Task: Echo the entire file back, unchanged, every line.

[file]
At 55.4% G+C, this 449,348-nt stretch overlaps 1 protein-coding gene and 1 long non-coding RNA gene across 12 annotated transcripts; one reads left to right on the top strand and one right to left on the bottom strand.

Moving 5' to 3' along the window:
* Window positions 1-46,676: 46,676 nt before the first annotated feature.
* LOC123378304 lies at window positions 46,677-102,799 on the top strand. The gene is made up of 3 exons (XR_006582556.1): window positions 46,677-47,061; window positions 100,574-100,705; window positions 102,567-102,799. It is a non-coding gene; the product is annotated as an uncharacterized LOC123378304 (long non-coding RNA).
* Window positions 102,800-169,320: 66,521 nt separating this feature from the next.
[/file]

At 55.4% G+C, this 449,348-nt stretch overlaps 1 protein-coding gene and 1 long non-coding RNA gene across 12 annotated transcripts; one reads left to right on the top strand and one right to left on the bottom strand.

Moving 5' to 3' along the window:
* Window positions 1-46,676: 46,676 nt before the first annotated feature.
* LOC123378304 lies at window positions 46,677-102,799 on the top strand. The gene is made up of 3 exons (XR_006582556.1): window positions 46,677-47,061; window positions 100,574-100,705; window positions 102,567-102,799. It is a non-coding gene; the product is annotated as an uncharacterized LOC123378304 (long non-coding RNA).
* Window positions 102,800-169,320: 66,521 nt separating this feature from the next.